The science of winning in business
What really separates perceived winners and losers? Ashley Merryman is a New York times best-selling author. She's co-written a book called Top Dog, and she believes she can help anyone get mentally tough enough to compete in a way that suits them. (She has consulted with Olympic athletes to find out what makes a champion.)
"Everyone thinks winners win all the time. That's not the case. What makes a winner over time is that seeing the benefit of competition is improvement. Winners accept it can take a long time to get good at something. Losers just give up and get frustrated. Winners focus on success, people who lose worry about failure."
You can listen to Ashley's interview on our podcast to hear about how your personal approach has a very real impact that makes a BIG difference to performance. Plus she has some tips about "Home advantage". Sports teams score better when they're playing at their home ground. The same applies to business. Ashley explains why you should always negotiate on home turf. It could make a difference to your next business meeting.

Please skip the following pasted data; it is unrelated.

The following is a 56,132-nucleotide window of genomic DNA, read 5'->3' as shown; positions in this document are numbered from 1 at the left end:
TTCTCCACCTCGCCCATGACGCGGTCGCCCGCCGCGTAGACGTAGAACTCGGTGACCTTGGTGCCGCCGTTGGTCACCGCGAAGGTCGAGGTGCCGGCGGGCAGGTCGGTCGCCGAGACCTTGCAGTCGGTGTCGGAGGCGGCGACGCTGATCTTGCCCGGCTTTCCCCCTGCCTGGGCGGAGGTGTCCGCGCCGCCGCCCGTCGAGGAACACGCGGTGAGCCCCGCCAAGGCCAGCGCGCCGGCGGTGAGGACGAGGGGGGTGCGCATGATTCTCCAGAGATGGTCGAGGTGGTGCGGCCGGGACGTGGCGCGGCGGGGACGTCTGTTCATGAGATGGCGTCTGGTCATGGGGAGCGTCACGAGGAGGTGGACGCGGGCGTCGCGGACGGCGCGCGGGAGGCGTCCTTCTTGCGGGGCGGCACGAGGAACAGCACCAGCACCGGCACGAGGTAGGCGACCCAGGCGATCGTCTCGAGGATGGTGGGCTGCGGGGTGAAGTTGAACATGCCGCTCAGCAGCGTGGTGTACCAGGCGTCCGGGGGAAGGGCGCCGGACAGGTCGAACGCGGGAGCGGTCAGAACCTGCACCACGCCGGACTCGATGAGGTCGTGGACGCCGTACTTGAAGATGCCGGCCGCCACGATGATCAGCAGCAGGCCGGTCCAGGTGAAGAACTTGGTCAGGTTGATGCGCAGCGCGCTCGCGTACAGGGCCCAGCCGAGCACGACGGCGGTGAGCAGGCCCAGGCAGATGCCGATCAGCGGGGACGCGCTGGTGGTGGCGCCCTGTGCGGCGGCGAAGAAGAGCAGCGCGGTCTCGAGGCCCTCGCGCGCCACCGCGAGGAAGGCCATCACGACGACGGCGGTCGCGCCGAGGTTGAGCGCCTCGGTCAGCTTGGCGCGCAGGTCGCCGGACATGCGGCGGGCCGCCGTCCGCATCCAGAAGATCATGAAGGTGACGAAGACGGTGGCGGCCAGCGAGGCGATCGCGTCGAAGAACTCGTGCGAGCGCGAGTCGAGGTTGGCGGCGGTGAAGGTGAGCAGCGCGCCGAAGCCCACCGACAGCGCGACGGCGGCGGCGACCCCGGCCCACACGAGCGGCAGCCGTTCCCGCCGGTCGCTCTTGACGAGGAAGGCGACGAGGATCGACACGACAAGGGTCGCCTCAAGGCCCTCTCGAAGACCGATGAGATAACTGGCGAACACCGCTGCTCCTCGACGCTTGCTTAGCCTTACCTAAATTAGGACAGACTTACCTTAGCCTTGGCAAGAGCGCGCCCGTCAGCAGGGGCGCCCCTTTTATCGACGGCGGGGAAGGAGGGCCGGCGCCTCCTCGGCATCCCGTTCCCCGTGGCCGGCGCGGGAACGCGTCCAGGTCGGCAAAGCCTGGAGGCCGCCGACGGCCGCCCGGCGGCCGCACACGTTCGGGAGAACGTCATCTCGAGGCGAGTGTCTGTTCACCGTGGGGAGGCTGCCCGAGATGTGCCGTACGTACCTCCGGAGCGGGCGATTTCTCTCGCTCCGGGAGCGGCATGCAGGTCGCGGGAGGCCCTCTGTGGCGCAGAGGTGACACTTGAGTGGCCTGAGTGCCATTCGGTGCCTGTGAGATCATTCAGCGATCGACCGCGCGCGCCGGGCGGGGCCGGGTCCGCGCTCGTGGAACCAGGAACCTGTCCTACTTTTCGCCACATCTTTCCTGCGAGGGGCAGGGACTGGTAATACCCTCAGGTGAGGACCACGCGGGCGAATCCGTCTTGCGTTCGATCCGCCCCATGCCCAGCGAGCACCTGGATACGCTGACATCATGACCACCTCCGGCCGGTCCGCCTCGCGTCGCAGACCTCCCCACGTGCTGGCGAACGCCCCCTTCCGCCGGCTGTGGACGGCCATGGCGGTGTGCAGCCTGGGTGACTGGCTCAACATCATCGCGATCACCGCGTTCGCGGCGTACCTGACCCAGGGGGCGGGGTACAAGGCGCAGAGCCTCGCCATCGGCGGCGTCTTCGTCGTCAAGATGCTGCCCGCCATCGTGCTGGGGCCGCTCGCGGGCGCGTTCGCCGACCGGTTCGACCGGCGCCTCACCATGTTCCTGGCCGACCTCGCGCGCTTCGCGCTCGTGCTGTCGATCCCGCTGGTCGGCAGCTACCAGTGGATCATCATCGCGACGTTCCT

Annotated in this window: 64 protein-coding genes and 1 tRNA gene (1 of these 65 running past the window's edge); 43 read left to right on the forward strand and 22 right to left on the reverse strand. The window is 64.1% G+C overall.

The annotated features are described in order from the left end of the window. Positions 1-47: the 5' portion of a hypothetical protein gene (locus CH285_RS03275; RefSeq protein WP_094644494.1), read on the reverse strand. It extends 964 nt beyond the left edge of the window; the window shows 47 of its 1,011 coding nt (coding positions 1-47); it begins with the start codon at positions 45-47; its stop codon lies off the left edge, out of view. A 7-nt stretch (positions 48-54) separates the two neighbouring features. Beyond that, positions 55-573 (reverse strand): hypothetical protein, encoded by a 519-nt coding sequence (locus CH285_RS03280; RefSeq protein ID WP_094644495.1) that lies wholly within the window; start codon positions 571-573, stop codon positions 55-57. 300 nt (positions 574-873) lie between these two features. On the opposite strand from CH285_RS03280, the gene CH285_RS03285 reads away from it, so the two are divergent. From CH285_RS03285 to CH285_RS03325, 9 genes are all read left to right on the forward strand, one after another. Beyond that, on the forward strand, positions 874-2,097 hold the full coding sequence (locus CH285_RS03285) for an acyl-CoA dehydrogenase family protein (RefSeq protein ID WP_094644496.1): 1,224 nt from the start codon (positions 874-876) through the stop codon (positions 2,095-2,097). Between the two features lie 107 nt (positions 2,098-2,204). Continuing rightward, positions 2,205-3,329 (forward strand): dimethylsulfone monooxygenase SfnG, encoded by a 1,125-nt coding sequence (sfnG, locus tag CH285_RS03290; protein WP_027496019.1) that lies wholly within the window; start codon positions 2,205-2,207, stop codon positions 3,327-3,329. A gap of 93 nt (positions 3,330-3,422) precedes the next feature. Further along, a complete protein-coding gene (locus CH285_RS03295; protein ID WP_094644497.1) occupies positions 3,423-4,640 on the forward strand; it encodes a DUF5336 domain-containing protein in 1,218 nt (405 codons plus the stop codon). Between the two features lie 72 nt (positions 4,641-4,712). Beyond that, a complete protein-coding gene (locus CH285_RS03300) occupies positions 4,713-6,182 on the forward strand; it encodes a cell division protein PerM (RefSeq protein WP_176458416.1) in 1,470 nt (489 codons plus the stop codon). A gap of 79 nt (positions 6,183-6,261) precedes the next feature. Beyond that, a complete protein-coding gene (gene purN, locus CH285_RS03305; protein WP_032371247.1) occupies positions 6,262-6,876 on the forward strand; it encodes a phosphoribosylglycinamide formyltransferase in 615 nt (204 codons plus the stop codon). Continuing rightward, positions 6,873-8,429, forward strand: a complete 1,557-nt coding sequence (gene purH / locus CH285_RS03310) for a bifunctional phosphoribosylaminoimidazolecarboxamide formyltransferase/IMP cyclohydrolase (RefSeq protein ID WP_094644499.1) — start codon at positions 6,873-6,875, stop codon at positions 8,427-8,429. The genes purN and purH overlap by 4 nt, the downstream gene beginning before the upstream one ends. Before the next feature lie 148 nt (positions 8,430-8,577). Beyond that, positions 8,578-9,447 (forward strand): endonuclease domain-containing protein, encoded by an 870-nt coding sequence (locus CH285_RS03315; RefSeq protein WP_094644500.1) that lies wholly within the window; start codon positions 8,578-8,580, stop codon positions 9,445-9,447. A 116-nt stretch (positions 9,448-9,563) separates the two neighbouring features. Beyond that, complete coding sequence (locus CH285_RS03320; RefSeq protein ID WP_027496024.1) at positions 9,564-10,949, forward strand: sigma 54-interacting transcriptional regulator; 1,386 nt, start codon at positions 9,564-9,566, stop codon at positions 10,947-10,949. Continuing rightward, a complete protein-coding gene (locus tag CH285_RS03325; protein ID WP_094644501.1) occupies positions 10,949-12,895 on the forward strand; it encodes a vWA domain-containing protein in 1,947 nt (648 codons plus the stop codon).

Plus Business Improvement Districts have been slow to take off here. But after a lot of debate, more towns and cities are now embracing the concept.
The simple idea underpinning the BID process is a pooling of contributions from businesses to fund initiatives that otherwise wouldn't happen.
In Belfast, menswear retailer Chris Suitor says he's already more than recouped his outlay through savings from the city's BID projects.
The Managing Director of Belfast One Clare Maguire says such is the growing reputation of BIDs she expects other urban areas to follow suit and set up their own projects. In the podcast she explains why she thinks it's a good idea.
Our start-up this week is Storm Harvester. They build drainage systems to harvest rain water, which they claim can reduce water demand in commercial developments. Listen in to see if you think it's a system that will take off.